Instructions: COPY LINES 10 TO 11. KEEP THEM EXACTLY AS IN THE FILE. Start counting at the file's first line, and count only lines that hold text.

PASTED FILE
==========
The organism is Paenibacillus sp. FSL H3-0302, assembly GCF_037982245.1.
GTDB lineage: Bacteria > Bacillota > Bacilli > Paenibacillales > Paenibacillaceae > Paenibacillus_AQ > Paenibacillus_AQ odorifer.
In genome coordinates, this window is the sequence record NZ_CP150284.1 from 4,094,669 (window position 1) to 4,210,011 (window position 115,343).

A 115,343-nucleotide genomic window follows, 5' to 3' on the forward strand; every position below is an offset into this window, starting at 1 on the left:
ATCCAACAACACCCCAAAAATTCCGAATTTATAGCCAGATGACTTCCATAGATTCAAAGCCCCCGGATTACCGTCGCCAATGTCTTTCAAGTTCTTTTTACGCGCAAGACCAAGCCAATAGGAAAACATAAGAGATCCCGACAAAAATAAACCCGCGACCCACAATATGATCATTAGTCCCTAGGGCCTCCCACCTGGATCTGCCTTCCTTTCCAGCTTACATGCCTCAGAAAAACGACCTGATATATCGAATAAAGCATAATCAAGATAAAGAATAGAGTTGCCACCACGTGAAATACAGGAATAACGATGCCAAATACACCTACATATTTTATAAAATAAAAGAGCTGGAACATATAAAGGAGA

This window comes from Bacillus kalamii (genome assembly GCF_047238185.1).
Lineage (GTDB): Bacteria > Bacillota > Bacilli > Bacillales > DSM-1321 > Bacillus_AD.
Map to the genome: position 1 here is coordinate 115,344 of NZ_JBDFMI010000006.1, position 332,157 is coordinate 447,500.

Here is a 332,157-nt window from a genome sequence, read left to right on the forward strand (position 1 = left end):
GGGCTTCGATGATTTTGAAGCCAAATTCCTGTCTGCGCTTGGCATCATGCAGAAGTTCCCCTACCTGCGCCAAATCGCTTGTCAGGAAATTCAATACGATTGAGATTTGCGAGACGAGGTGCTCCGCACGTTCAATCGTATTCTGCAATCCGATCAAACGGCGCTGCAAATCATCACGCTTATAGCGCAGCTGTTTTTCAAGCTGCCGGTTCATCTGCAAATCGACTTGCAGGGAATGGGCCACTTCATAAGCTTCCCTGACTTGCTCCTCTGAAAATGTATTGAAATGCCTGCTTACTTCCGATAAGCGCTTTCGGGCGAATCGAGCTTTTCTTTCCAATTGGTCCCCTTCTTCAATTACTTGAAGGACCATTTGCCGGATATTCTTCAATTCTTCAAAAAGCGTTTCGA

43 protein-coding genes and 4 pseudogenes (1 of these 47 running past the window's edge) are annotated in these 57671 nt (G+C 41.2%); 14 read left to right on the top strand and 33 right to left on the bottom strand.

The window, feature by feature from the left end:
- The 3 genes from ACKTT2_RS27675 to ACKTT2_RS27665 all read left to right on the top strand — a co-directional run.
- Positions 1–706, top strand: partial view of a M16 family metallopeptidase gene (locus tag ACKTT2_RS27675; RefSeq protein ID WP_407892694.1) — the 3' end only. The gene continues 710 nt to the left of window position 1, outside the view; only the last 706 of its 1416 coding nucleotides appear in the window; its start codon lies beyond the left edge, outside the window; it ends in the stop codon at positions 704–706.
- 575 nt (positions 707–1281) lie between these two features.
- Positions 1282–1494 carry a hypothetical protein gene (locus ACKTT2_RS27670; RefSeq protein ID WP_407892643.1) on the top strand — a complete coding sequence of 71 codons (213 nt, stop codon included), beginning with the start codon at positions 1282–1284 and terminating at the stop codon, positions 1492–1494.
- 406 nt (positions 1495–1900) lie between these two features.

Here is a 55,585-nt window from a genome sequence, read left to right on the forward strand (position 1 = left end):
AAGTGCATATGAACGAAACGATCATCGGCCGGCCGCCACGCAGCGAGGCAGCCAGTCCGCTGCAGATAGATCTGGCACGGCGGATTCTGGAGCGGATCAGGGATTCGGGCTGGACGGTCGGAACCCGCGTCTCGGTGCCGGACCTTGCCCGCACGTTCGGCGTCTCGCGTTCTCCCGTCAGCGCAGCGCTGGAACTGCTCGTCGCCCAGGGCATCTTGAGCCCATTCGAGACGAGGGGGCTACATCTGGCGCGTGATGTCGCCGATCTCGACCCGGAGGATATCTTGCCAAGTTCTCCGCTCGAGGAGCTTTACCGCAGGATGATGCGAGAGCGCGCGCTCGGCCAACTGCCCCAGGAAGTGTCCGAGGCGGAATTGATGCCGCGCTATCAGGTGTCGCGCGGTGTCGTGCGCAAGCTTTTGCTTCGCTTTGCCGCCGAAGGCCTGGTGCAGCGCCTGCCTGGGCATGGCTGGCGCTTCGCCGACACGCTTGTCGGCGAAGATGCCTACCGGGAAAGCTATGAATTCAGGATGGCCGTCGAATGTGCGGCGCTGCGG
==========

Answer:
GGGCTTCGATGATTTTGAAGCCAAATTCCTGTCTGCGCTTGGCATCATGCAGAAGTTCCCCTACCTGCGCCAAATCGCTTGTCAGGAAATTCAATACGATTGAGATTTGCGAGACGAGGTGCTCCGCACGTTCAATCGTATTCTGCAATCCGATCAAACGGCGCTGCAAATCATCACGCTTATAGCGCAGCTGTTTTTCAAGCTGCCGGTTCATCTGCAAATCGACTTGCAGGGAATGGGCCACTTCATAAGCTTCCCTGACTTGCTCCTCTGAAAATGTATTGAAATGCCTGCTTACTTCCGATAAGCGCTTTCGGGCGAATCGAGCTTTTCTTTCCAATTGGTCCCCTTCTTCAATTACTTGAAGGACCATTTGCCGGATATTCTTCAATTCTTCAAAAAGCGTTTCGA

43 protein-coding genes and 4 pseudogenes (1 of these 47 running past the window's edge) are annotated in these 57671 nt (G+C 41.2%); 14 read left to right on the top strand and 33 right to left on the bottom strand.